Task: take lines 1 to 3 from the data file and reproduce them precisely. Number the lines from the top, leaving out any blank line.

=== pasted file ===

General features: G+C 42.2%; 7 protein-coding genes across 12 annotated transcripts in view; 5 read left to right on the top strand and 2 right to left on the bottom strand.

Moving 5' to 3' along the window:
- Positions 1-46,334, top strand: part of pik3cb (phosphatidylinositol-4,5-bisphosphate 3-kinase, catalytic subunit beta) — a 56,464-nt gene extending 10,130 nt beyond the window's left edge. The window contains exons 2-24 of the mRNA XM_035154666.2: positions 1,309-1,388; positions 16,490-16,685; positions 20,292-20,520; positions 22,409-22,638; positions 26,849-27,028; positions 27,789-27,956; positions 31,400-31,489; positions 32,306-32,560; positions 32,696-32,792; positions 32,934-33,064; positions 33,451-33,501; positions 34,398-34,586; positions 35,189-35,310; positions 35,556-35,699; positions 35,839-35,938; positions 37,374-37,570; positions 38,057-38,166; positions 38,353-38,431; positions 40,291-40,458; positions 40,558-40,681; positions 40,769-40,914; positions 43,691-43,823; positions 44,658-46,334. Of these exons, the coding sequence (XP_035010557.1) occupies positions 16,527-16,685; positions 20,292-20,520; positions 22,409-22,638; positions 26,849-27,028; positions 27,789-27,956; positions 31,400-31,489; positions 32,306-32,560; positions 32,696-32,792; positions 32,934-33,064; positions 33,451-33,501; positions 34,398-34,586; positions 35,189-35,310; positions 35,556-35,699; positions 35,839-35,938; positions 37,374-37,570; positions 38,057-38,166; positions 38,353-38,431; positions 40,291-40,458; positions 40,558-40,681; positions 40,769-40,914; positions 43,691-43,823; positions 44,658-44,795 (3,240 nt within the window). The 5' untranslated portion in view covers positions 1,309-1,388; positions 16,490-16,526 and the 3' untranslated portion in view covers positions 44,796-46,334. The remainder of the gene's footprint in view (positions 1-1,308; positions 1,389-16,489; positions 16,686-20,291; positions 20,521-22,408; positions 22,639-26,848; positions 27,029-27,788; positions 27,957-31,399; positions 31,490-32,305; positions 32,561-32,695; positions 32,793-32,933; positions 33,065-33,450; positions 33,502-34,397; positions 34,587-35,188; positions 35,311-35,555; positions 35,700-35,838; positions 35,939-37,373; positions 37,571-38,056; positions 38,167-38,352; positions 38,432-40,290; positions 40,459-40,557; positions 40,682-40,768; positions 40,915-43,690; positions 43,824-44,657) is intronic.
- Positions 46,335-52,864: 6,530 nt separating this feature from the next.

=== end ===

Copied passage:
General features: G+C 42.2%; 7 protein-coding genes across 12 annotated transcripts in view; 5 read left to right on the top strand and 2 right to left on the bottom strand.

Moving 5' to 3' along the window:
- Positions 1-46,334, top strand: part of pik3cb (phosphatidylinositol-4,5-bisphosphate 3-kinase, catalytic subunit beta) — a 56,464-nt gene extending 10,130 nt beyond the window's left edge. The window contains exons 2-24 of the mRNA XM_035154666.2: positions 1,309-1,388; positions 16,490-16,685; positions 20,292-20,520; positions 22,409-22,638; positions 26,849-27,028; positions 27,789-27,956; positions 31,400-31,489; positions 32,306-32,560; positions 32,696-32,792; positions 32,934-33,064; positions 33,451-33,501; positions 34,398-34,586; positions 35,189-35,310; positions 35,556-35,699; positions 35,839-35,938; positions 37,374-37,570; positions 38,057-38,166; positions 38,353-38,431; positions 40,291-40,458; positions 40,558-40,681; positions 40,769-40,914; positions 43,691-43,823; positions 44,658-46,334. Of these exons, the coding sequence (XP_035010557.1) occupies positions 16,527-16,685; positions 20,292-20,520; positions 22,409-22,638; positions 26,849-27,028; positions 27,789-27,956; positions 31,400-31,489; positions 32,306-32,560; positions 32,696-32,792; positions 32,934-33,064; positions 33,451-33,501; positions 34,398-34,586; positions 35,189-35,310; positions 35,556-35,699; positions 35,839-35,938; positions 37,374-37,570; positions 38,057-38,166; positions 38,353-38,431; positions 40,291-40,458; positions 40,558-40,681; positions 40,769-40,914; positions 43,691-43,823; positions 44,658-44,795 (3,240 nt within the window). The 5' untranslated portion in view covers positions 1,309-1,388; positions 16,490-16,526 and the 3' untranslated portion in view covers positions 44,796-46,334. The remainder of the gene's footprint in view (positions 1-1,308; positions 1,389-16,489; positions 16,686-20,291; positions 20,521-22,408; positions 22,639-26,848; positions 27,029-27,788; positions 27,957-31,399; positions 31,490-32,305; positions 32,561-32,695; positions 32,793-32,933; positions 33,065-33,450; positions 33,502-34,397; positions 34,587-35,188; positions 35,311-35,555; positions 35,700-35,838; positions 35,939-37,373; positions 37,571-38,056; positions 38,167-38,352; positions 38,432-40,290; positions 40,459-40,557; positions 40,682-40,768; positions 40,915-43,690; positions 43,824-44,657) is intronic.